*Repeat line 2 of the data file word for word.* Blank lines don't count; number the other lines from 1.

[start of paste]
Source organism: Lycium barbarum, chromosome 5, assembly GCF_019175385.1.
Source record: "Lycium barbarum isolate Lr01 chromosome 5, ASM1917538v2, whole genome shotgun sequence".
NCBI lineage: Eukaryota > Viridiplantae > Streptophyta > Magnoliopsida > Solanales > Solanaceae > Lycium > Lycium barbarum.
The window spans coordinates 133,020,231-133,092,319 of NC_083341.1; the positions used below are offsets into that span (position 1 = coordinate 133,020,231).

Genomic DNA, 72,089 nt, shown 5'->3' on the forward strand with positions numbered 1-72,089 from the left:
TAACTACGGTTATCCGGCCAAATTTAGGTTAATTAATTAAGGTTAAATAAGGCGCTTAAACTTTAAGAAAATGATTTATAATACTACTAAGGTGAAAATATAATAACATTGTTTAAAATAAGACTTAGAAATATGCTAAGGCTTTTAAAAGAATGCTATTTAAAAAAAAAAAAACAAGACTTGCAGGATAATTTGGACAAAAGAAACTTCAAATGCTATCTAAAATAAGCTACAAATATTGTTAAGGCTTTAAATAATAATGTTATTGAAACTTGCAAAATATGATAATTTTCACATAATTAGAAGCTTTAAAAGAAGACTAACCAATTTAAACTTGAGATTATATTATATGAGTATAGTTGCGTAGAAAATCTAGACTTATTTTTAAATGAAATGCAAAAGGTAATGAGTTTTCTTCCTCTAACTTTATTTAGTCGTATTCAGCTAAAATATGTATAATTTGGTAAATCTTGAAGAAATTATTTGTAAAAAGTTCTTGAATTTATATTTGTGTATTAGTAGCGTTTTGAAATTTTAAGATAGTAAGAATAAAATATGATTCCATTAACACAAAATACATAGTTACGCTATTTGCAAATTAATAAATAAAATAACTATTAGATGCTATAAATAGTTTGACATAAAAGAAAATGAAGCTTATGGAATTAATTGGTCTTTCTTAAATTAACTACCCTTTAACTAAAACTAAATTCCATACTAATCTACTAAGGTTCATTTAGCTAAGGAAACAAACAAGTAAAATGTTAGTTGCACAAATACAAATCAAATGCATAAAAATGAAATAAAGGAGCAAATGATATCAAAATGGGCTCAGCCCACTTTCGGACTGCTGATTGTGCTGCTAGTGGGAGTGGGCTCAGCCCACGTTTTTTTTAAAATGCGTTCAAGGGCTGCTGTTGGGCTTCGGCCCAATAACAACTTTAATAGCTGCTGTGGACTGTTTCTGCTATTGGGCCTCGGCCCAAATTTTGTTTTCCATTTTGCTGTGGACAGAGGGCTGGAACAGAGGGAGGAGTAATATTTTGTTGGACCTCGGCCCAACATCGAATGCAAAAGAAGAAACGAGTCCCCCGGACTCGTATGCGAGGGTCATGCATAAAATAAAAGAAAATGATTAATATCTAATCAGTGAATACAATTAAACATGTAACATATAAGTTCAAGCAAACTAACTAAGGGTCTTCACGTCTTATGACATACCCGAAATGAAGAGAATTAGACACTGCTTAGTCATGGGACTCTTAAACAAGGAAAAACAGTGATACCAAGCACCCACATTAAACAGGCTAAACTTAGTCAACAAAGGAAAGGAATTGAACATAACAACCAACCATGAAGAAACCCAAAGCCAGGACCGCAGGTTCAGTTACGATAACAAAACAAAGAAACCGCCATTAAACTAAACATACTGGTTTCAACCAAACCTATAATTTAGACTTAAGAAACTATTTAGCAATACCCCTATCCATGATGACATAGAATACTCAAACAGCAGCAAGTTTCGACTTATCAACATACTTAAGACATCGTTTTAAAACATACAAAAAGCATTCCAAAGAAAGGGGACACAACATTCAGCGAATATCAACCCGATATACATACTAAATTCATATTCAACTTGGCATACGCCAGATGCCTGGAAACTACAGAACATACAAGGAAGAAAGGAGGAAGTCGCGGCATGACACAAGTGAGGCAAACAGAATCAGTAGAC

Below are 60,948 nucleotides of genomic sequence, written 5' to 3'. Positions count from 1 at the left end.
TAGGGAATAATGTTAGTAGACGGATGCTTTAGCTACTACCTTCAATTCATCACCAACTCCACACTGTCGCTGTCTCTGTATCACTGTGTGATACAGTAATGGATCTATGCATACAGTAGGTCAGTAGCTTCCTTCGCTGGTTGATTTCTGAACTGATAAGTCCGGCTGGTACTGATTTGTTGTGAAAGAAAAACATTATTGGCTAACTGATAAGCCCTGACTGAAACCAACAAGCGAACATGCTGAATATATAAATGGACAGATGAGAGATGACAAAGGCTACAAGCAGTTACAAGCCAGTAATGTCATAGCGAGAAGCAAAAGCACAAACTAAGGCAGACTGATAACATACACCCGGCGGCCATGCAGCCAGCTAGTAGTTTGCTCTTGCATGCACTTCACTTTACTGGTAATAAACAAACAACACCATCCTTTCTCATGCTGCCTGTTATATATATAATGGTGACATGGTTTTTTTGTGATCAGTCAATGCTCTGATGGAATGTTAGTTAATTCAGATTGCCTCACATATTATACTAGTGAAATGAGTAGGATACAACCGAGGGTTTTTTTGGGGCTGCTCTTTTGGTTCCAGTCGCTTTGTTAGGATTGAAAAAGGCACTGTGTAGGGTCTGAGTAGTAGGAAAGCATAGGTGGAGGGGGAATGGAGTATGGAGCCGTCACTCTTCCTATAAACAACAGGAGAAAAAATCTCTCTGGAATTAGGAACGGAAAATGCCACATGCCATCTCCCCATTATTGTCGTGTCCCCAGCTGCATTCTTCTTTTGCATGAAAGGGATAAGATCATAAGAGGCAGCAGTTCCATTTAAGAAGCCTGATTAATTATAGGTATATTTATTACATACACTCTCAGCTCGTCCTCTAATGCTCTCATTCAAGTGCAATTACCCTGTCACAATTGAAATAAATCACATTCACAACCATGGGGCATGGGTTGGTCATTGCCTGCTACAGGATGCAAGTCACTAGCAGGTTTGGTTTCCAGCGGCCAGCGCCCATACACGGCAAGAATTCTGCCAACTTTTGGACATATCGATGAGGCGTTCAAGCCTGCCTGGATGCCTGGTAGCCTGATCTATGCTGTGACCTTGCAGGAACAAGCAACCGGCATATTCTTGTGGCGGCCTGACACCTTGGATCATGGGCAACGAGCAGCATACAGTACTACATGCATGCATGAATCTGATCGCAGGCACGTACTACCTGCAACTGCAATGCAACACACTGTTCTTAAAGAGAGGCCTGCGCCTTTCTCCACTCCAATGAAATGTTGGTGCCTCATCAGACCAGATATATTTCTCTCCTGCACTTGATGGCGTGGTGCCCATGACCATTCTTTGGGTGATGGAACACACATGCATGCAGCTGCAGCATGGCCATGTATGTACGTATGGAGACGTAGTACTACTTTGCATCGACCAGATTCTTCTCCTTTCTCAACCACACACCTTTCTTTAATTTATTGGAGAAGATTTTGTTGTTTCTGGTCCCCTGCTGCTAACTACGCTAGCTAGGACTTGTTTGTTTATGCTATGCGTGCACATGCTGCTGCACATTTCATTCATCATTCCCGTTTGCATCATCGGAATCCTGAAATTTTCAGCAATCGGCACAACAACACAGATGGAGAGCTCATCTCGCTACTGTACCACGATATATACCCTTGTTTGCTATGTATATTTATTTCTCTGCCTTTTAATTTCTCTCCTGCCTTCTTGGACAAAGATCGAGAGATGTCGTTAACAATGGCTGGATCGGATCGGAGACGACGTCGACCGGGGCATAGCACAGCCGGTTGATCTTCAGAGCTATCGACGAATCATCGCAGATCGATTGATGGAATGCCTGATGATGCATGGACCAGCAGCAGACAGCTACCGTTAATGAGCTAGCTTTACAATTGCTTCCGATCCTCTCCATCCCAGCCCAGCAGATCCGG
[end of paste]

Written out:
Source record: "Lycium barbarum isolate Lr01 chromosome 5, ASM1917538v2, whole genome shotgun sequence".